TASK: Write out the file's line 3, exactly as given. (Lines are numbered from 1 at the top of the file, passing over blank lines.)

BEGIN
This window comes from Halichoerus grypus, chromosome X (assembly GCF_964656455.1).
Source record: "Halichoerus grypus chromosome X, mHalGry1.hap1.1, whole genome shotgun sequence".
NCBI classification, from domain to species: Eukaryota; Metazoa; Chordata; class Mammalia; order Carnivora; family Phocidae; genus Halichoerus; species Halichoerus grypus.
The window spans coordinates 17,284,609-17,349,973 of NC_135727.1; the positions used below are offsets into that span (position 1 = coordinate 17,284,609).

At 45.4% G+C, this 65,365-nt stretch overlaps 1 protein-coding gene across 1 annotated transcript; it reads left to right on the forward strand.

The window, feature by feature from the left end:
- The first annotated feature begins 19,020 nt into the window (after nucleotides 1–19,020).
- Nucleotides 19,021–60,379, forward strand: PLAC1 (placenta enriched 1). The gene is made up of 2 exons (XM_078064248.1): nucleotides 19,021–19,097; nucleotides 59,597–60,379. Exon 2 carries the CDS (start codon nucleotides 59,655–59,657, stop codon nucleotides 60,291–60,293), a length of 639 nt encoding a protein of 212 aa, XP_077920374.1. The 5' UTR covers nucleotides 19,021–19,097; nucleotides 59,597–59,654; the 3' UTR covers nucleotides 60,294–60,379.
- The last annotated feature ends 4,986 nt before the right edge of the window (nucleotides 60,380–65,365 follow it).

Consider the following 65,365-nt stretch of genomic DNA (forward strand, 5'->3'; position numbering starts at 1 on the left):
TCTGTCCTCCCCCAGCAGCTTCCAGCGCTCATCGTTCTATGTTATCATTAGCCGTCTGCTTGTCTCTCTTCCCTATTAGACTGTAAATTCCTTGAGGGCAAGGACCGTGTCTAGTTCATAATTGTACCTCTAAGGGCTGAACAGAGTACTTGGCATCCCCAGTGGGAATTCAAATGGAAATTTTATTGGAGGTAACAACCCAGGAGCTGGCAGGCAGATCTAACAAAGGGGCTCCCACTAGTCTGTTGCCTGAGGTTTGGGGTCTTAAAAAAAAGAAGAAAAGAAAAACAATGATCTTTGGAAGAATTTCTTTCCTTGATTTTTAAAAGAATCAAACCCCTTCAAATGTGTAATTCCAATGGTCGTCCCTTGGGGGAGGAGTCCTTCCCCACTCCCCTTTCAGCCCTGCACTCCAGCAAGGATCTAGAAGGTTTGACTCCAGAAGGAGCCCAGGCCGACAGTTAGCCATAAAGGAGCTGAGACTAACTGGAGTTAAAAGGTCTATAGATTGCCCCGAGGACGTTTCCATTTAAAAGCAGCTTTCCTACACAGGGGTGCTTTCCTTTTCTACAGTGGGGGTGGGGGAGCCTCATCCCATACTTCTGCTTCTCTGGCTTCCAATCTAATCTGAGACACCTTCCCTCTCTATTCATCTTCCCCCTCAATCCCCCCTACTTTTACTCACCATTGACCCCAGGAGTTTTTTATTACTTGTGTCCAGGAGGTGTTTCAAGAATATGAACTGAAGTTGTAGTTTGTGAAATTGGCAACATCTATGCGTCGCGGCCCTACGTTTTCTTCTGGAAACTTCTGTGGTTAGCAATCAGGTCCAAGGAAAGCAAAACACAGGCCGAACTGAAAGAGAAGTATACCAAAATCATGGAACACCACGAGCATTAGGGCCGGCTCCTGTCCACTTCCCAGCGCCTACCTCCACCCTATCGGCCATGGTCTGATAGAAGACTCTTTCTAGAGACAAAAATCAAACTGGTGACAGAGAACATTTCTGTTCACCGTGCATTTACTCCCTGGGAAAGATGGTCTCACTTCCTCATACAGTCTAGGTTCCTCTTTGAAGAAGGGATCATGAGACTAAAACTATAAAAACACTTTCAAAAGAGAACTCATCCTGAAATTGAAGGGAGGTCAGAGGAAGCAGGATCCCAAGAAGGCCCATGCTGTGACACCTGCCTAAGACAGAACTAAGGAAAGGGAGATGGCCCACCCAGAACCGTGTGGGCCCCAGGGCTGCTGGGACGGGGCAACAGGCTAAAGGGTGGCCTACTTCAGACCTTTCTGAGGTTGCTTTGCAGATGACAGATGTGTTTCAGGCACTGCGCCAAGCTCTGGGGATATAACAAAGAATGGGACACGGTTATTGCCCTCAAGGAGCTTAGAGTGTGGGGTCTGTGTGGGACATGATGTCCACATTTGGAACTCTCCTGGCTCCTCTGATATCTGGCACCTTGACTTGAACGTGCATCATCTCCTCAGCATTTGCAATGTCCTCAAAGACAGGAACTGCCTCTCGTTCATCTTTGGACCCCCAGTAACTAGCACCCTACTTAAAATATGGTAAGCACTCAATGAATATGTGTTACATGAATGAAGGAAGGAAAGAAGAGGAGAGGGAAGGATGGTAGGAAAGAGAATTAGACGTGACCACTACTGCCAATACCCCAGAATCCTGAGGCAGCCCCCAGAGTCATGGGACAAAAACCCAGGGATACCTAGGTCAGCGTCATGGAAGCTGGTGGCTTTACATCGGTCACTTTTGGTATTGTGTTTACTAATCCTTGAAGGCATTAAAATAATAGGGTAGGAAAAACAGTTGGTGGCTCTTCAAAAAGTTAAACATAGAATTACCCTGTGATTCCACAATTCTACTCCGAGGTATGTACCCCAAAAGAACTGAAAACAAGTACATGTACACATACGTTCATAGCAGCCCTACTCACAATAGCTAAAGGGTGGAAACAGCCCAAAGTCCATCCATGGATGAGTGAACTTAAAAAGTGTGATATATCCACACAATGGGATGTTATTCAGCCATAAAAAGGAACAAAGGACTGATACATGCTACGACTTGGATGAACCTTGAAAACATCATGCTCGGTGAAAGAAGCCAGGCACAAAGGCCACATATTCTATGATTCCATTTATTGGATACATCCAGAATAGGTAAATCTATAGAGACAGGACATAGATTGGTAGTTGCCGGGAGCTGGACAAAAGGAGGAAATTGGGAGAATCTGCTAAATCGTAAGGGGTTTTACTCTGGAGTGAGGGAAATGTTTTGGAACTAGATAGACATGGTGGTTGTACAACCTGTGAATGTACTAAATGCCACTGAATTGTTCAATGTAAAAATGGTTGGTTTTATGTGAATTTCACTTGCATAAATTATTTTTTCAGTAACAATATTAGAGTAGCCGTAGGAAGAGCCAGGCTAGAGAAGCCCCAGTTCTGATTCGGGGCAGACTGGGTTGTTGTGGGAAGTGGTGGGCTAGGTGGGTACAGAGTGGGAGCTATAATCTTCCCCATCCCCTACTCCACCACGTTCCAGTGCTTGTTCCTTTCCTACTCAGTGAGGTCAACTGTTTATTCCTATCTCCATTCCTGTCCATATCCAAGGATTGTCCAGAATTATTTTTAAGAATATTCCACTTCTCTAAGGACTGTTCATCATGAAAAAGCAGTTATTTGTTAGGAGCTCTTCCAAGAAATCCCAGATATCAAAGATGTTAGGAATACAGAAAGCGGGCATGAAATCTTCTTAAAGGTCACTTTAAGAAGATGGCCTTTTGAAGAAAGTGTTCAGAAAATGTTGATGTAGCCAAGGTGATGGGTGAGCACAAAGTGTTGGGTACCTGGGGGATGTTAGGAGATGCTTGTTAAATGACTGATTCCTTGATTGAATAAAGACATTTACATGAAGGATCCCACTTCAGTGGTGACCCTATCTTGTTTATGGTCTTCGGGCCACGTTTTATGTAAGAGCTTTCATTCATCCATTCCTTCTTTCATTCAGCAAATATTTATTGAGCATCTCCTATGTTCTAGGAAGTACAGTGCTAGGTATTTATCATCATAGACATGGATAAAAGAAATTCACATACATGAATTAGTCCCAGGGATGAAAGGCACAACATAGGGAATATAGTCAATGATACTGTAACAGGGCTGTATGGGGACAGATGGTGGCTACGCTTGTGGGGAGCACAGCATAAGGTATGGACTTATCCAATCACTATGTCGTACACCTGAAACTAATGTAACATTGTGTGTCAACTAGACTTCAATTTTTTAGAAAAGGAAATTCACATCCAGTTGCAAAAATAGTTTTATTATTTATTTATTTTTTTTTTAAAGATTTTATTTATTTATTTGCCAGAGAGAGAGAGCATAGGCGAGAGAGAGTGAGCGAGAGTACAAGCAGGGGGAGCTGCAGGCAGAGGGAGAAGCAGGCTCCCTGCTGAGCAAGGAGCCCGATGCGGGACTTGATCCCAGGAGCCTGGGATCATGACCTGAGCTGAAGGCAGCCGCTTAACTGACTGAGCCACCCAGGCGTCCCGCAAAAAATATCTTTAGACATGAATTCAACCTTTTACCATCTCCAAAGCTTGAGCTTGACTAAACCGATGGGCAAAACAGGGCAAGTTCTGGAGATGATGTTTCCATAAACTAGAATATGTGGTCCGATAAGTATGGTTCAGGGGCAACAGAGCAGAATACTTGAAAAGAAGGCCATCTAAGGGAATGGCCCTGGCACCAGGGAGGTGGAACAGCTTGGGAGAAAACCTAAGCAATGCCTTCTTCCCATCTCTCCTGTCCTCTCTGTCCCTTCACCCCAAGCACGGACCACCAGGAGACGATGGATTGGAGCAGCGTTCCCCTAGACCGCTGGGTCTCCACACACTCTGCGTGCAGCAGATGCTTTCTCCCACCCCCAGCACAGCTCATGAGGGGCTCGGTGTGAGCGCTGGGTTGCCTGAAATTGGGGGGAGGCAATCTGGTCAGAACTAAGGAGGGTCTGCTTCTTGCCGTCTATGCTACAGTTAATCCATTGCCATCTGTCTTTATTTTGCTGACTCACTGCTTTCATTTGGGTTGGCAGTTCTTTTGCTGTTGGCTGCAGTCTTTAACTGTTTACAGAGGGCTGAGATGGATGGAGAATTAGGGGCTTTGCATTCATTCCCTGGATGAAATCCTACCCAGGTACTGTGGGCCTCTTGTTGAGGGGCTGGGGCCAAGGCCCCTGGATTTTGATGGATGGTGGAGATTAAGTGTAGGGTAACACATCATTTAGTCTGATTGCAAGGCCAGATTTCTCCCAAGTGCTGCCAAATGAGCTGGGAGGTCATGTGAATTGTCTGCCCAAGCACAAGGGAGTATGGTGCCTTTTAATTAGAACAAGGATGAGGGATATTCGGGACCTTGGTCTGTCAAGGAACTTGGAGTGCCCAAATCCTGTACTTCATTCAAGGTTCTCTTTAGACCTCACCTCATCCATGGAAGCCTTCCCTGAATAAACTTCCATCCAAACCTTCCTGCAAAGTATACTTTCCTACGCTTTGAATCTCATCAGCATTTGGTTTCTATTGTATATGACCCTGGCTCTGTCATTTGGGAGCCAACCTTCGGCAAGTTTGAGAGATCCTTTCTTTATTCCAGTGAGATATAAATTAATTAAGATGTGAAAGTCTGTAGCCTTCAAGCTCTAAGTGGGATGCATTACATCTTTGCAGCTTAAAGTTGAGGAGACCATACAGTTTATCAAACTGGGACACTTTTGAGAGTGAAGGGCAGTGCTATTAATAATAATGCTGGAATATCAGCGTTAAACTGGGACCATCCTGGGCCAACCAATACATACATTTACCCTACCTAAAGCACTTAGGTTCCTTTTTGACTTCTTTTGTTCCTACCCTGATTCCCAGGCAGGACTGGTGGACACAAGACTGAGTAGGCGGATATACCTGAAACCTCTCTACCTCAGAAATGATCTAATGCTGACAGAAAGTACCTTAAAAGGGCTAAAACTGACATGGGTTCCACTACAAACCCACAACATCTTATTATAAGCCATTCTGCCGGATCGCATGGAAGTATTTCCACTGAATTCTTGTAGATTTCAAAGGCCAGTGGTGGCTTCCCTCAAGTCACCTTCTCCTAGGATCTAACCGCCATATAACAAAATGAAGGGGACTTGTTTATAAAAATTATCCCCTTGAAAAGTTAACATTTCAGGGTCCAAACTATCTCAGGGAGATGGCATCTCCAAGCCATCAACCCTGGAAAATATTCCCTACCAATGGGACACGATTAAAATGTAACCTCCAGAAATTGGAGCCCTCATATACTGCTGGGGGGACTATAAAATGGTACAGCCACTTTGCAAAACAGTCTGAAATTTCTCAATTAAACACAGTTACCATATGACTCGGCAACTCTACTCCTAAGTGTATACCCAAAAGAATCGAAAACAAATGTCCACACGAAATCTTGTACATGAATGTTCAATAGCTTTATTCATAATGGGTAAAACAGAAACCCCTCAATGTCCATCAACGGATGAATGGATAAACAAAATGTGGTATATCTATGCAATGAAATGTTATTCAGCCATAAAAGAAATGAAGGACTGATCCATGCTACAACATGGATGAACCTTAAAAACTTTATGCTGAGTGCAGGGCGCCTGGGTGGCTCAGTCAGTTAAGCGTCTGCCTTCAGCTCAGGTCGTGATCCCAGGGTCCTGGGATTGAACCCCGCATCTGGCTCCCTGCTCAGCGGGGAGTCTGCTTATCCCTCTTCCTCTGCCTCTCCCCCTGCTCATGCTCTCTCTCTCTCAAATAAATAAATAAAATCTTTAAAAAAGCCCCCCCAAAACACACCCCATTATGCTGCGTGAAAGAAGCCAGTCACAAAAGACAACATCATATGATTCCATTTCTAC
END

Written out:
NCBI classification, from domain to species: Eukaryota; Metazoa; Chordata; class Mammalia; order Carnivora; family Phocidae; genus Halichoerus; species Halichoerus grypus.